A German in Rome. Max Bretschneider
The name of the publishing house is connected to Max Bretschneider, a native of Saxony, who in 1896, with his partner Walter Regensberg, took over the Roman bookshop owned by Ermanno Loescher. In the aftermath of the Unification of Italy, the presence in the country’s major cities of individuals from foreign countries with technical and practical skills connected to the printing process is well documented. In Germany especially, these years had seen significant progress in the book trade and in publishing, and the Italian market linked to demand from the educated local classes seemed to offer a promising opportunity to expand activities related to printing. For several years, Max Bretschneider’s work as a publisher was secondary to the sale of books, but even at this time he was clearly interested in the classical world, as evidenced by the volume Fregellae of 1906, the first in the series «Biblioteca di geografia storica» directed by Giulio Beloch, one of the few texts to bear on its title page the trademark Ermanno Loescher & C. (Bretschneider & Regenberg).

Max Bretschneider’s work as a book seller continued in Via del Tritone in Rome, once again reflecting his interest in books on art and history. Upon the return to Italy of Max’s son Giorgio Bretschneider from the war in Africa, and his completion of a degree in humanities with a study of the Basilica of Santa Maria Maggiore, he and his sister Erminia took over their father’s business; from then on, the publishing house became known as «L’Erma» di Bretschneider. It was Giorgio who consolidated the company’s nascent publishing activities by circumscribing its sphere of interest to Greek and Roman antiquity, signing contracts with renowned authors such as Doro Levi, Giovanni Becatti, Massimo Pallottino, Santo Mazzarino, still seminal for the study of antiquities today. He was also the first in Italy to embark upon a large-scale programme of publishing reprints, recognizing the importance of making the works of the past available once again to the academic community through these editions.

Giorgio Bretschneider Editore and the establishment of the new brand
In 1973, Giorgio liquidated the company of which he was an owner and founded Giorgio Bretschneider Editore, an independent publishing house strongly characterized by the choice of the ancient world as its preferred field. Thanks to the enthusiasm and competence of Giorgio, who had understood the need to interpret and promote understanding of the ancient world in all its numerous different aspects, the company consolidated its ties to the most prestigious Italian and foreign authors in the fields of archaeology and ancient history. Still today, the Giorgio Bretschneider publishing house boasts long-standing collaborations with the most important universities, giving rise to book series and academic journals such as «Monumenti Antichi» of the Accademia Nazionale dei Lincei, «Archaeologica» and «Studi Etruschi» of the Istituto Nazionale di Studi Etruschi ed Italici, making it a reference point of national and international importance for a large community of scholars.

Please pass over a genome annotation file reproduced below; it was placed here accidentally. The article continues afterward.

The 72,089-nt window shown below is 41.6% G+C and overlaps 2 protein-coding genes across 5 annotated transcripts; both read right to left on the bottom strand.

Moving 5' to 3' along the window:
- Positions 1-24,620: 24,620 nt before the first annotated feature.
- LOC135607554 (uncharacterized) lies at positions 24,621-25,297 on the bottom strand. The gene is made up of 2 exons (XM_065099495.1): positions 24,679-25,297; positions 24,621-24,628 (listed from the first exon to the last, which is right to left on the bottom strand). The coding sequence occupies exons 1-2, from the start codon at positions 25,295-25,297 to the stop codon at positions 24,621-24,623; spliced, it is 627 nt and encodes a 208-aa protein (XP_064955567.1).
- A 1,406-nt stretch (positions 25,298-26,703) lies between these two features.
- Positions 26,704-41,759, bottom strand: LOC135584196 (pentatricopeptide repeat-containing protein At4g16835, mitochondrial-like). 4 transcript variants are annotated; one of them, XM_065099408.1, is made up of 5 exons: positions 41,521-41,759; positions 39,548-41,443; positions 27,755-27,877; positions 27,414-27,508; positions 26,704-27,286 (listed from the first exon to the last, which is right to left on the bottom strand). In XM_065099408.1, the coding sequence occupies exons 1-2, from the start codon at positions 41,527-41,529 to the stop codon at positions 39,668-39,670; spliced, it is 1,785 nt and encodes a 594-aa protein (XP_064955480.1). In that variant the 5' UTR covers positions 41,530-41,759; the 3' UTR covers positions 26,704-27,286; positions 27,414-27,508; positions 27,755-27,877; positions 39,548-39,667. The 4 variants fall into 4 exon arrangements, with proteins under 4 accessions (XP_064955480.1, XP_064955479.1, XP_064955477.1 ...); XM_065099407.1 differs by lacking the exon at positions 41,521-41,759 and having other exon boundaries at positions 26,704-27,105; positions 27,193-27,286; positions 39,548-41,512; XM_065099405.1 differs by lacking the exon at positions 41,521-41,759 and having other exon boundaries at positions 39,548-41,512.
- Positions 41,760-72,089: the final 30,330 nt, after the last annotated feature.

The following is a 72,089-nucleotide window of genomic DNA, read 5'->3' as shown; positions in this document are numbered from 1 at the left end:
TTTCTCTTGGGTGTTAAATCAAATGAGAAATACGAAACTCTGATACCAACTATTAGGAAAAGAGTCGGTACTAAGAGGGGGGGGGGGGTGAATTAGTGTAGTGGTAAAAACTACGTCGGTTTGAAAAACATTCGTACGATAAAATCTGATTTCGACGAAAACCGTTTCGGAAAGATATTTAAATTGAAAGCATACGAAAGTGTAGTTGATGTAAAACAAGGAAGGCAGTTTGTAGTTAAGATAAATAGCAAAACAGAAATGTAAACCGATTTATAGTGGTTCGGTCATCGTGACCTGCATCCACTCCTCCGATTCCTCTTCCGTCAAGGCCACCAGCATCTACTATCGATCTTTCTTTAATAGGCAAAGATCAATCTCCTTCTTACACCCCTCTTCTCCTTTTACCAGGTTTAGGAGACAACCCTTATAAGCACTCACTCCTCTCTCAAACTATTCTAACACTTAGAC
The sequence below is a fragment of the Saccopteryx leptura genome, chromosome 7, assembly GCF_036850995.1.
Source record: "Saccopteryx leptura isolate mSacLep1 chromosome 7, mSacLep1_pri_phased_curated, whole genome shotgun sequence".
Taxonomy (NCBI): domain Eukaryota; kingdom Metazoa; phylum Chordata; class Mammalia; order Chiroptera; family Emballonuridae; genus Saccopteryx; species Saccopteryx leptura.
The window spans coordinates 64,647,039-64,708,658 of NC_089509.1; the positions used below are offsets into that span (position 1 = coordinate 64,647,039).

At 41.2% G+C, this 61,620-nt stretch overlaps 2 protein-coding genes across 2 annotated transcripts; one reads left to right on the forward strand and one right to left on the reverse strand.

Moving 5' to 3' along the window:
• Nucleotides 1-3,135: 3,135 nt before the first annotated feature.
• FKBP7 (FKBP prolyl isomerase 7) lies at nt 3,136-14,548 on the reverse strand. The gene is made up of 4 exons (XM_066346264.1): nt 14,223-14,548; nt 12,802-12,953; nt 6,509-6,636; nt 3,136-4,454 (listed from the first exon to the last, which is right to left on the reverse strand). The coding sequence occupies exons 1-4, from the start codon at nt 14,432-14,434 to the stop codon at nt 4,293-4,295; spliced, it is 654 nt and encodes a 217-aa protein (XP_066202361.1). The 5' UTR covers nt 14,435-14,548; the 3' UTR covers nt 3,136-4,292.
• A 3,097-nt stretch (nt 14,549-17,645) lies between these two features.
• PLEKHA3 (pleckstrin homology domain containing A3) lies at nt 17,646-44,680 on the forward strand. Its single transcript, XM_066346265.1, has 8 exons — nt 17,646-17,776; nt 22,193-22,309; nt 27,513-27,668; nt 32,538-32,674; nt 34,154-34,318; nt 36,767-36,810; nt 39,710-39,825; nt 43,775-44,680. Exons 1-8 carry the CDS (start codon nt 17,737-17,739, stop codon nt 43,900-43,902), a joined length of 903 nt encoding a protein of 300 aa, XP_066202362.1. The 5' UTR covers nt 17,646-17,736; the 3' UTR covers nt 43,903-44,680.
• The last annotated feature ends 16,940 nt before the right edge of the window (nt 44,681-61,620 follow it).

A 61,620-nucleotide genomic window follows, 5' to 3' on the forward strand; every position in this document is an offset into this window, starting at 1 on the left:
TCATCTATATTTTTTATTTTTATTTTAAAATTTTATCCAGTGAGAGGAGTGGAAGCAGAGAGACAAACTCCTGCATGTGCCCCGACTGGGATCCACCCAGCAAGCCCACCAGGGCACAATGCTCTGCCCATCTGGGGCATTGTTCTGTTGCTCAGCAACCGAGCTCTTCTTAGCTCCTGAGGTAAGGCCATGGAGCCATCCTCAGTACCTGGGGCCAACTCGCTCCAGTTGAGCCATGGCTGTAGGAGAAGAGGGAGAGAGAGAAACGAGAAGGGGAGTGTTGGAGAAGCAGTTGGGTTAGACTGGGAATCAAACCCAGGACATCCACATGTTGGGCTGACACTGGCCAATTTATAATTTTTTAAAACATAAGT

Giorgio Bretschneider

The publisher Boris Bretschneider and the future of scholarship on antiquity: the third generation
Since 1996, the publishing house has been directed by Giorgio’s son, Boris Bretschneider. His activities and editorial choices are founded upon a staunch and unwavering belief in the values inherited from the family tradition that he continues. As such, he continues to work in the field of the humanities, with special attention to the quality of the publications. At his wishes, in 2021 the publishing house is restyling its graphic design while maintaining the close connections with its history and showcasing the return to its origins thanks to an allusion to the world of Germanic publishing. The new logo thus revisits the initials of the founder through the use of the Optima font. Designed by the German calligrapher Hermann Zapf and inspired by classical scripts, Optima preserves the authority of the Roman capital, modernizing it in a way that fully captures the character of the publishing house and its cultural mission.